Photographer Jim Lo Scalzo says Representative Louie Gohmert covered his camera when he tried to photograph demonstrators at the Senate confirmation hearings for Jeff Sessions, the nominee for Attorney General. Lo Scalzo, a photographer with European Pressphoto Agency (EPA), was standing near the door where Capitol Police removed the protesters when “all of a sudden my lens went dark,” he tells PDN. “I felt somebody in my personal space. I think this person had actually touched my lens. I looked up and it was [a] representative from Texas, Louie Gohmert.” Gohemert, a Republican who represents a Congressional district in East Texas, had been listening to the hearing in a seat near the door, along with other members of the public. Lo Scalzo says he asked if the representative was trying to keep him from photographing the demonstrators. Lo Scalzo tells PDN, “He said, ‘Yes. They’re not the story.’ He pointed over to Jeff Sessions and said, ‘He’s the story.’ I told him, ‘You don’t get to determine who I photograph.’ I said, ‘That’s censorship.’”
Lo Scalzo then returned to his position in the well—the area on the floor between Senate committee members and witnesses. When he headed for the door a short time later, Gohmert told Lo Scalzo that he and another photographer had been blocking his view. Lo Scalzo calls this “totally untrue,” and told Gohmert he would go outside to speak to the media. The Dallas Morning News and Roll Call ran stories on the confrontation.
Gohmert’s office sent a statement about the incident to both publications. In the statement, Gohmert did not deny stopping Lo Scalzo and another photographer—who didn’t speak to the press. However, Gohmert said the photographers had been disruptive. “There were plenty of cameras to capture what was going on, so there was no censorship, but the rule-breaking, distracting, view-blocking cameraman was blocking my view requiring me to stand,” Gohmert said. According to the Dallas Morning News, Gohmert also told C-Span after the hearing that he had wanted the photographers removed from the hall along with the demonstrators.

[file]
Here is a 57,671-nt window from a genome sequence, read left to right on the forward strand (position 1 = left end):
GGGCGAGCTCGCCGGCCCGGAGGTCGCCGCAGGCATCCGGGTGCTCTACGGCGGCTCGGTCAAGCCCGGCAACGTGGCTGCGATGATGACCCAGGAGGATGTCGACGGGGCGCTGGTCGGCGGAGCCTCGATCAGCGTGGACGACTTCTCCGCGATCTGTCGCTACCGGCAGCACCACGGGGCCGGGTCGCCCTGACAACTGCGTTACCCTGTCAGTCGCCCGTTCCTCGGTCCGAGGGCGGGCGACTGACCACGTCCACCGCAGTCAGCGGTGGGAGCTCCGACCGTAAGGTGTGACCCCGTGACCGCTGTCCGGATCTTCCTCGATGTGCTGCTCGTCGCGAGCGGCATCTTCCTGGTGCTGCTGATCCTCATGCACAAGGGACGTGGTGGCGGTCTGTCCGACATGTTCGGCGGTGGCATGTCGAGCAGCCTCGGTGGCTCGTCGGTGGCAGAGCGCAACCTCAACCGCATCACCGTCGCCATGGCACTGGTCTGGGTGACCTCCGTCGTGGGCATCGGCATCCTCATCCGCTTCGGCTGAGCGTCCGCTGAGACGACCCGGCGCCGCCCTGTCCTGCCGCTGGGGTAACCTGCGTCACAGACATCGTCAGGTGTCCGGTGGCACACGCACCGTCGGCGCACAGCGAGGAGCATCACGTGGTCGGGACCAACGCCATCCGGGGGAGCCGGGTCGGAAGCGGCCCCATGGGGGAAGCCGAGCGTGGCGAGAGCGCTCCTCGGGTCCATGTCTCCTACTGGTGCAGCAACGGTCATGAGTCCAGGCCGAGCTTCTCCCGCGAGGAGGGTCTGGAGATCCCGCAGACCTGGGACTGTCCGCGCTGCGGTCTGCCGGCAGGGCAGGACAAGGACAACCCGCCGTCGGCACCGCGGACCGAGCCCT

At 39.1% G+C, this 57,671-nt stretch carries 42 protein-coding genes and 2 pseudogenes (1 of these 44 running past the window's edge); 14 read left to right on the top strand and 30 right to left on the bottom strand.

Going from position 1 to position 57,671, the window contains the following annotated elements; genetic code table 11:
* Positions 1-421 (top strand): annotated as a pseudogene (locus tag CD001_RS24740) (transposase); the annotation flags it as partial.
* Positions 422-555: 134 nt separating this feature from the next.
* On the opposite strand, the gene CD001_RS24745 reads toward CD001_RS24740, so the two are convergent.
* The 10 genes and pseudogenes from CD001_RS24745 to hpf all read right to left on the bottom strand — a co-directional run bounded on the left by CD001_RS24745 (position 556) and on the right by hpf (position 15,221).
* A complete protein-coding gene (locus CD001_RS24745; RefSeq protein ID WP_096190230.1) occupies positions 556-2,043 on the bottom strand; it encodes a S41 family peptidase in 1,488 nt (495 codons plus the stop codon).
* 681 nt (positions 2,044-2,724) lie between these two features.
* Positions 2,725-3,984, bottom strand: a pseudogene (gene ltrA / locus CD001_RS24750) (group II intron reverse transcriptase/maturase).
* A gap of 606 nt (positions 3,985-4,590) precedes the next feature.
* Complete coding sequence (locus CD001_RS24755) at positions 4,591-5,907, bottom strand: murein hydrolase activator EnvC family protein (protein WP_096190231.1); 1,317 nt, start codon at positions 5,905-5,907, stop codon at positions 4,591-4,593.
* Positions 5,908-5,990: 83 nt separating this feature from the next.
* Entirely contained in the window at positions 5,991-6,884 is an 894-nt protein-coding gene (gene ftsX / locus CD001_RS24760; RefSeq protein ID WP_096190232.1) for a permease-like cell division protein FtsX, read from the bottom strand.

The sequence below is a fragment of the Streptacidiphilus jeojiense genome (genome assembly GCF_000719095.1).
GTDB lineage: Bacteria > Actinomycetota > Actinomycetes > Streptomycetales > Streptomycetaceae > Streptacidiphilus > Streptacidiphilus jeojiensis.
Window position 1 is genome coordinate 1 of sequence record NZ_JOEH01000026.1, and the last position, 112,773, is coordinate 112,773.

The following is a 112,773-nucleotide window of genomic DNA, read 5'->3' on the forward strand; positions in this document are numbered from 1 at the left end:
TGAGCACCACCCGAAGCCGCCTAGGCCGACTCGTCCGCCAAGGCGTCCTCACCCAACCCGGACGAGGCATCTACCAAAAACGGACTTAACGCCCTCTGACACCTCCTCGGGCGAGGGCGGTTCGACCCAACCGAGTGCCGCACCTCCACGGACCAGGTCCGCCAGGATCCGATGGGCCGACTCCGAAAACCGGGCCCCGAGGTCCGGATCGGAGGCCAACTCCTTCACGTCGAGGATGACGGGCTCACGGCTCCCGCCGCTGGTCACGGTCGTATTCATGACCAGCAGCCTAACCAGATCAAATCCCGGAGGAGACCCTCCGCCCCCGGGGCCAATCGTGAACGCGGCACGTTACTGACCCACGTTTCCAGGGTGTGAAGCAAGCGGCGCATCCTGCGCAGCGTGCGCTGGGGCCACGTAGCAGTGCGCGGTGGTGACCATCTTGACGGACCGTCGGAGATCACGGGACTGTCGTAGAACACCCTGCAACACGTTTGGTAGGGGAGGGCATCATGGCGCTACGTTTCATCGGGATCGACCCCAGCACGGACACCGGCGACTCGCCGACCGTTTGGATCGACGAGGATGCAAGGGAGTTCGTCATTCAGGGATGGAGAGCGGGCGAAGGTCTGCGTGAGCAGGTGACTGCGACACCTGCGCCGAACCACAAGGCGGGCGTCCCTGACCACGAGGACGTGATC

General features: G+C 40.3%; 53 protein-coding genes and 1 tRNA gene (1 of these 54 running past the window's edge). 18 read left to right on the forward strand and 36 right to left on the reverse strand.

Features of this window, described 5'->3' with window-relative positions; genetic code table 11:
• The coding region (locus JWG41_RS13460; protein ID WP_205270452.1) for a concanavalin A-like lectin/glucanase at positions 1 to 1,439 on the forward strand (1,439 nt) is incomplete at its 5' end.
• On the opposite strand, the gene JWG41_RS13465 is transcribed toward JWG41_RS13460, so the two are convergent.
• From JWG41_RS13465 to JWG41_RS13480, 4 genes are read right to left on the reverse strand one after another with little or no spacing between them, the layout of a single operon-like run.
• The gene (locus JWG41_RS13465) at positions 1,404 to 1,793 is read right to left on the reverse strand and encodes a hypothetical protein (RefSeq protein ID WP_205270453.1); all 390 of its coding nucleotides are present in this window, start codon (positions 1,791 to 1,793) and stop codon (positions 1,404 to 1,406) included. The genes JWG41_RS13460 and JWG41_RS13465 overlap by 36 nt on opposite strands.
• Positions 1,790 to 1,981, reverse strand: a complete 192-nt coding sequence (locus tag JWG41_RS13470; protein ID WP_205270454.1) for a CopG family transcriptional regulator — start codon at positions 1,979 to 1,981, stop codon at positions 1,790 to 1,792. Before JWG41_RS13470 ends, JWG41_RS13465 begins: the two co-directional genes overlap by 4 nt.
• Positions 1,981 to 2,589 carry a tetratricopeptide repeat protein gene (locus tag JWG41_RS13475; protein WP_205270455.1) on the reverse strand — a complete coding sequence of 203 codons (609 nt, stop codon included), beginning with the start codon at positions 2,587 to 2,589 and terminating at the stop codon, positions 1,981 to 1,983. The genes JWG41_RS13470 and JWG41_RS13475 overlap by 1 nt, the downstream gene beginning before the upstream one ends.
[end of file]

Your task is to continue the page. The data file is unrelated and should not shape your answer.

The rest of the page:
Lo Scalzo, who has photographed on Capitol Hill for 23 years, says protocol dictates that when leaving a position in the well, photographers have to stay low to avoid blocking cameras or the view of the committee members. When he moved towards the back of the hall to photograph the protesters, a representative from the Senate Press Photo Gallery, the Senate’s liaison with journalists, directed him to stand near the door—far from Sessions or the Senators. About Gohmert’s allegation, Lo Scalzo says, “If you’re looking at the protesters, you’re in no way being blocked from seeing Sessions or the Senators.”
He adds, “What’s interesting is that I think that a lot of these lawmakers are emboldened by Trump’s animosity towards the press. I feel if we do not stand up, it’ll get worse. We have to take the opportunity to stand up for the First Amendment.”
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